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Slamming the Euro Door

Just as the global financial crisis has made euro membership seem more urgent and necessary than ever, the euro incumbents have started seeking ways to raise the bar for entry. Instead of exploiting their leverage over euro candidates to push them to meet the Maastricht criteria, euro incumbents are contemplating a vague new criterion based on the quality of banking systems.

LONDON – Last week, central bankers from around the world assembled in Frankfurt to bask in the glory of the euro’s first ten years. But for those coming from euro candidate countries, the event was a cold shower. Just as the global financial crisis has made euro membership seem more urgent and necessary than ever, euro incumbents have started floating proposals that would raise the bar for entry.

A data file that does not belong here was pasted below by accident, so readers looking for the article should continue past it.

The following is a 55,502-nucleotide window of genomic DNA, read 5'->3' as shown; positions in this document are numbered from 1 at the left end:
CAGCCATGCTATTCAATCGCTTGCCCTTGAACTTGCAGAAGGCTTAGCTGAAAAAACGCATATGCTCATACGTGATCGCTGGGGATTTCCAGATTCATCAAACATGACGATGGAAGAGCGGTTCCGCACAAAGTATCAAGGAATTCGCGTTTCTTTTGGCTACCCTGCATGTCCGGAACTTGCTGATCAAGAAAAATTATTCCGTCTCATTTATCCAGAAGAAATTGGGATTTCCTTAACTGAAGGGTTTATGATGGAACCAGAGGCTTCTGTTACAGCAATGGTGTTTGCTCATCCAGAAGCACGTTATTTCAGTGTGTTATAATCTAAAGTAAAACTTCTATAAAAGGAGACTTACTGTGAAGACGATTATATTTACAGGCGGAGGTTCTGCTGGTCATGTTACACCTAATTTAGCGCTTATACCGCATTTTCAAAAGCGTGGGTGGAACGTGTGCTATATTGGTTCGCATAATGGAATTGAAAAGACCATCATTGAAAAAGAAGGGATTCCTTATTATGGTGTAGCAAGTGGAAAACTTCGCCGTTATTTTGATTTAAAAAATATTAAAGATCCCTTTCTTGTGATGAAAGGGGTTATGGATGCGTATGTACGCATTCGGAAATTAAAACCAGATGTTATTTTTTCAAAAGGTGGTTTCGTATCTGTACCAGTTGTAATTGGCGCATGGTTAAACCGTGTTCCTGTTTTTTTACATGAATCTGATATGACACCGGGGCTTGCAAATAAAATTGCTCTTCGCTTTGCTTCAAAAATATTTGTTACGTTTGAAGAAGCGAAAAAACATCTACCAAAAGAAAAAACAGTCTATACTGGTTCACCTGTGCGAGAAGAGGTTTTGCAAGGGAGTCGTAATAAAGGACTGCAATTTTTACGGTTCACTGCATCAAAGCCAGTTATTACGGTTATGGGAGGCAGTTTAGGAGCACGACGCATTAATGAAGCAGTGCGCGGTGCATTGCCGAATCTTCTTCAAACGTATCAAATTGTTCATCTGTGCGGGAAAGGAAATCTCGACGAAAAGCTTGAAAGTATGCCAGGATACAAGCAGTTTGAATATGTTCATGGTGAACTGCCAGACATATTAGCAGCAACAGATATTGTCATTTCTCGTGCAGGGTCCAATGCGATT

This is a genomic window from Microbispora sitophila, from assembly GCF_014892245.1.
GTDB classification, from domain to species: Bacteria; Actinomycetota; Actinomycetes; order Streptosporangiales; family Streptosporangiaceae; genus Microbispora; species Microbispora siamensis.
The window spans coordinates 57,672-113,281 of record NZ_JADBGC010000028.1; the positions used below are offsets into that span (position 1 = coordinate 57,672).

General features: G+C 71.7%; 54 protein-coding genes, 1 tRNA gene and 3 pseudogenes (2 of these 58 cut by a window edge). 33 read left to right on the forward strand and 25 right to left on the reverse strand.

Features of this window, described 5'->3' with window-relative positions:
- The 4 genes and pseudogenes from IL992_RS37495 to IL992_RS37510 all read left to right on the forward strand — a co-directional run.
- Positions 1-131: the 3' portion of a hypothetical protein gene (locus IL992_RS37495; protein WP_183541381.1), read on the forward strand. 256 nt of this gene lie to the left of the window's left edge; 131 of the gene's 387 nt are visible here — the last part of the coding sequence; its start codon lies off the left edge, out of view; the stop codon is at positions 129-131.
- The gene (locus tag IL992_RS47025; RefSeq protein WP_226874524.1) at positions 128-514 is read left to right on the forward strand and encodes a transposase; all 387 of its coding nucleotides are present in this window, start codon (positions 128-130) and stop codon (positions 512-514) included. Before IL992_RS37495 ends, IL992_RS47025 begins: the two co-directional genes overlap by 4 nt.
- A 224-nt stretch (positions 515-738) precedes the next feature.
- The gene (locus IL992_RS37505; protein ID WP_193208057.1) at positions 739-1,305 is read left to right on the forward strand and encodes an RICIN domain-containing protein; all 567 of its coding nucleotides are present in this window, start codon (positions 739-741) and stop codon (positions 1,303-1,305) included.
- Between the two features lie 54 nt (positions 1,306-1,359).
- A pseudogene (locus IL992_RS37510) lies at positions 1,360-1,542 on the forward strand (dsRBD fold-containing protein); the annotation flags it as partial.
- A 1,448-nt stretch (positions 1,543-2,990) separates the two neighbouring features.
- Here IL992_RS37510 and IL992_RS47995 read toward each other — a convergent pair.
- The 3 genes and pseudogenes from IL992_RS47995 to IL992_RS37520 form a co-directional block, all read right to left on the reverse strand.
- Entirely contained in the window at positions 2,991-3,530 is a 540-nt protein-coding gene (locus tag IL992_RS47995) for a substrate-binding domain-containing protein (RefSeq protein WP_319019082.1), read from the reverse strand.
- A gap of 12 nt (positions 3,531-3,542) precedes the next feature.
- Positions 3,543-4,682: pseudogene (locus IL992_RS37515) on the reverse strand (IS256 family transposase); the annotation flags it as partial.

Under the proposal that was openly discussed in Frankfurt, in addition to the macroeconomic Maastricht criteria that have been in place since the euro’s launch, the quality of a country’s banking system would be used as an additional criterion for euro entry. Leaving aside the hypocrisy of Western governments pontificating on this topic while they are bailing out banks after massive regulatory failures, the proposal is seriously flawed.

To fully appreciate the proposal’s absurdity, consider the extraordinarily successful East European growth model of the past two decades. The model advocated by Western Europe and embraced by Eastern Europe has been based on the idea that capital should flow from capital-rich to capital-poor countries. Economists have to go back to the nineteenth-century United States to find a similar textbook example of successful growth, with large current-account deficits financed mainly through foreign direct investment. Financial flows have been accompanied by unprecedented financial integration, with most East European banks now controlled by Western parents.

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